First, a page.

My native state of Louisiana seems to lead the nation in environmental disasters – both the unseen, slow-motion variety (like the state’s notorious “Cancer Alley,” where low-income residents drink and breathe the toxins from a miles-long wall of petrochemical plants) and the more dramatic kind like 2010’s BP Deepwater Horizon explosion, which caused the worst offshore oil spill in American history.
Still, nothing seems to epitomize both the promise and the peril of life in the state that bills itself a “Sportsman’s Paradise” than the tragedy of the Louisiana wetlands, which not only form its natural buffer against hurricanes — an important thing to have in this era of supersized storms like the ones that have swamped neighboring Texas every year or two — but are the breeding ground for the crawfish gumbo you’ll be eating on your next New Orleans vacation.
But you’ve probably heard this: Louisiana’s wetlands are disappearing at an astonishing rate – several high school football fields worth every day, until the lost swamps and marshes in less than a century have equaled the size of the state of Delaware — and the losses are accelerating. The causes of this environmental catastrophe are many, including overdevelopment and, more recently, the rising sea levels in the Gulf.
But few would dispute that industrial activity in the wetlands – specifically, extensive drilling and transportation by Big Oil and Gas firms that typically have increased the damage by carving out large canals – has played an outsized role, often in tandem with the out-of-all-proportion power and influence that their lobbyists have in Baton Rouge.
That’s why it was a breath of fresh air a couple of years ago when — told by environmental experts that wetlands could be restored but that the cost of their master plan would be an astronomical $50 billion == some governmental entities sought justice in the courts. Noting that these wealthy oil-and-gas companies were required by law to restore these wetlands after their extraction work was done, several parishes in the New Orleans region and a key levee board filed a lawsuit against nearly 100 of them, seeking billions of dollars in damages.
What happened next shows why elections matter. In 2015, then-GOP governor Bobby Jindal – who was getting ready to launch a disastrous presidential campaign and looking toward big-money donors – and Louisiana lawmakers teamed up on legislation that was intended to nip these lawsuits in the bud. That same year, however, voters chose a somewhat more environmentally friendly governor in Democrat John Bel Edwards.
When Edwards took office in 2016, he said he supported lawsuits that were underway in four parishes (now it’s up to six) and threatened that the state might file its own lawsuit. Clearly the pendulum had swung, and now that legal pressure is starting to hit paydirt.
This week, one of the lesser known outfits among those 100 energy firms — the global mining firm Freeport McMoRan — finally answered for its destruction of wetlands in violation of Louisiana’s conservation laws and agreed to a sizable settlement of $100 million, to be paid out over time in an as-yet-to-be-determined combination of cash and environmental restoration credits.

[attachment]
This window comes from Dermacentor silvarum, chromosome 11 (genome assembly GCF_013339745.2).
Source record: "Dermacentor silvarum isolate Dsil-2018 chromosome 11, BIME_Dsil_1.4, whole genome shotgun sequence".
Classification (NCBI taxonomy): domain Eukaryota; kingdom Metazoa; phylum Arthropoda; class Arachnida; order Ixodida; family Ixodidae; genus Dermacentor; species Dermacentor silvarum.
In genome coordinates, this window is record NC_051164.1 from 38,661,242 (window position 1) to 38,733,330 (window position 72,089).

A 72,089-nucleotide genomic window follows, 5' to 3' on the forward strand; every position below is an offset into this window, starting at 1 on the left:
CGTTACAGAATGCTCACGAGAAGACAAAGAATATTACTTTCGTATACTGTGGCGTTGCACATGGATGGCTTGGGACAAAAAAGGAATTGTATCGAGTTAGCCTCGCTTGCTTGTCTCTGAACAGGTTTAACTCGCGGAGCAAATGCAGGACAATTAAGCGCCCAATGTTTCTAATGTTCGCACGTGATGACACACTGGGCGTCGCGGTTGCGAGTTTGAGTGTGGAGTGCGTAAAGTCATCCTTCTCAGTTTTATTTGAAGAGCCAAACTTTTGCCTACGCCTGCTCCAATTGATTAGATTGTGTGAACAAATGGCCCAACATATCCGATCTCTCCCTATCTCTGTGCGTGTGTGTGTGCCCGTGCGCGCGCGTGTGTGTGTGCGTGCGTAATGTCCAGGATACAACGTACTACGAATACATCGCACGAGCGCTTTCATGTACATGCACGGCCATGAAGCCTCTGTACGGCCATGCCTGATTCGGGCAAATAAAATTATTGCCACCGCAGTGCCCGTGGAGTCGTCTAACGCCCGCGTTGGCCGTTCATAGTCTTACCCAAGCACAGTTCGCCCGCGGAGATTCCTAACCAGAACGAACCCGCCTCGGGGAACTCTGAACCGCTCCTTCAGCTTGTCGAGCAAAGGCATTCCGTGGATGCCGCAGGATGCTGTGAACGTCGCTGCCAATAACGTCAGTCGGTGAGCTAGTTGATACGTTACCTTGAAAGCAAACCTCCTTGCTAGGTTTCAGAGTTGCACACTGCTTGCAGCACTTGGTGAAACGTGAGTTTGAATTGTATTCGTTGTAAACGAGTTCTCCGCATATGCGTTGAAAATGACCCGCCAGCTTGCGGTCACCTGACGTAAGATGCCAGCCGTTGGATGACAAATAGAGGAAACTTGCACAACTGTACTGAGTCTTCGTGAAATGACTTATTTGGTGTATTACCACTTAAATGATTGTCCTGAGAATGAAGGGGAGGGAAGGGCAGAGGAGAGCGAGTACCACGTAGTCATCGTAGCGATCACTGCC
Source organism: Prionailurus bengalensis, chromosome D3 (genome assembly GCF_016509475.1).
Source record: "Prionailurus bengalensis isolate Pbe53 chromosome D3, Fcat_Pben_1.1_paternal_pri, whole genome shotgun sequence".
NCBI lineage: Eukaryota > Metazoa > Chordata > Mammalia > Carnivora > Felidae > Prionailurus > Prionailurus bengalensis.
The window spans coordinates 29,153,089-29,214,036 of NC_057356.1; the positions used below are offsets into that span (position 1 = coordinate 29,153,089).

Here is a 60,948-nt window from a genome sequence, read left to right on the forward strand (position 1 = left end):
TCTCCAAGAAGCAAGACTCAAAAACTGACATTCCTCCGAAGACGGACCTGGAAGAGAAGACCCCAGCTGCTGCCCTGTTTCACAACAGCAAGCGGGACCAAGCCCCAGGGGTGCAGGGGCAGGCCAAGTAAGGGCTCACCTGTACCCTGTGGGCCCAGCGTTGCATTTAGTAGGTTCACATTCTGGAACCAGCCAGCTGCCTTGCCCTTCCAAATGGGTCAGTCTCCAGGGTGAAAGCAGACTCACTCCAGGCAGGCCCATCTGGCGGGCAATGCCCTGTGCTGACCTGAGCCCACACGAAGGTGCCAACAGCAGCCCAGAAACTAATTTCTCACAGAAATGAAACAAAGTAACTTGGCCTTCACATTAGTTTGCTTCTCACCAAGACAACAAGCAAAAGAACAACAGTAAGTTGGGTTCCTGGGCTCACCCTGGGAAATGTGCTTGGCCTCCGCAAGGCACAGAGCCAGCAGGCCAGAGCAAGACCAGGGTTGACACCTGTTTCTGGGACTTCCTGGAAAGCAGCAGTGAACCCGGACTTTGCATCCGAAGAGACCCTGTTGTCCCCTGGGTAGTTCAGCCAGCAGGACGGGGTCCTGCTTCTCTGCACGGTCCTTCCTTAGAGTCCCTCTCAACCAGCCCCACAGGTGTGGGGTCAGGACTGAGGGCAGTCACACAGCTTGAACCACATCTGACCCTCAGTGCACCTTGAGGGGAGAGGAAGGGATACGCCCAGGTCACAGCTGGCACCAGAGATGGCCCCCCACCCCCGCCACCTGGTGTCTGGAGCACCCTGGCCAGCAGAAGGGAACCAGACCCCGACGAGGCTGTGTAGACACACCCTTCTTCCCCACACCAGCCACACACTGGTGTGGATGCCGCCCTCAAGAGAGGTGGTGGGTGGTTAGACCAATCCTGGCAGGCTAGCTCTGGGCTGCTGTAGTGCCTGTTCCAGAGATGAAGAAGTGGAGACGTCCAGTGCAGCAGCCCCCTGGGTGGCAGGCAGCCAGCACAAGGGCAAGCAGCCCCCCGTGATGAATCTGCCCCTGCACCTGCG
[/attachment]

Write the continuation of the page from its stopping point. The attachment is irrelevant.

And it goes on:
Freeport McMoRan is the very first of the companies that were sued six years ago to settle, and the action bodes well for the future of legal efforts to make Big Oil and Gas pay for all the damage that they’ve caused. It’s true that $100 million is just a fraction of the dollars needed to fully fund the $50 billion restoration plan, but advocates note that Freeport McMoRan only caused about 4 percent of the environmental disruption.
The cases are still moving forward against some of the largest and best-known energy companies in the world – big names like Exxon-Mobil, Chevron and BP – that not only caused more carnage but also possess deeper pockets. Thus, the Freeport McMoRan sets the stage for a windfall of billions that are badly needed as climate change ravages my home state. The company said in a statement that it decided to economically support wetlands restoration as “a creative solution rather than continue to engage in years of litigation.”
“It’s a big deal,” John Carmouche, a lawyer for the plaintiffs in the case, told NOLA.com. “We have been fighting for five years, and an oil company has finally validated the claims and is willing to be involved in a business solution to solve the real and provable damages caused by the oil companies. And there’s a lot more to come.”
Let’s certainly hope so. The government in in Baton Rouge isn’t the only thing that’s changed since the original lawsuit was filed in 2013. So, too, has the urgency of the climate crisis and the need to start adding to Louisiana’s wetlands and stop subtracting from them. The settlement with Freeport McMoRan is a small step in the right direction, but hopefully a sign of much bigger steps to come.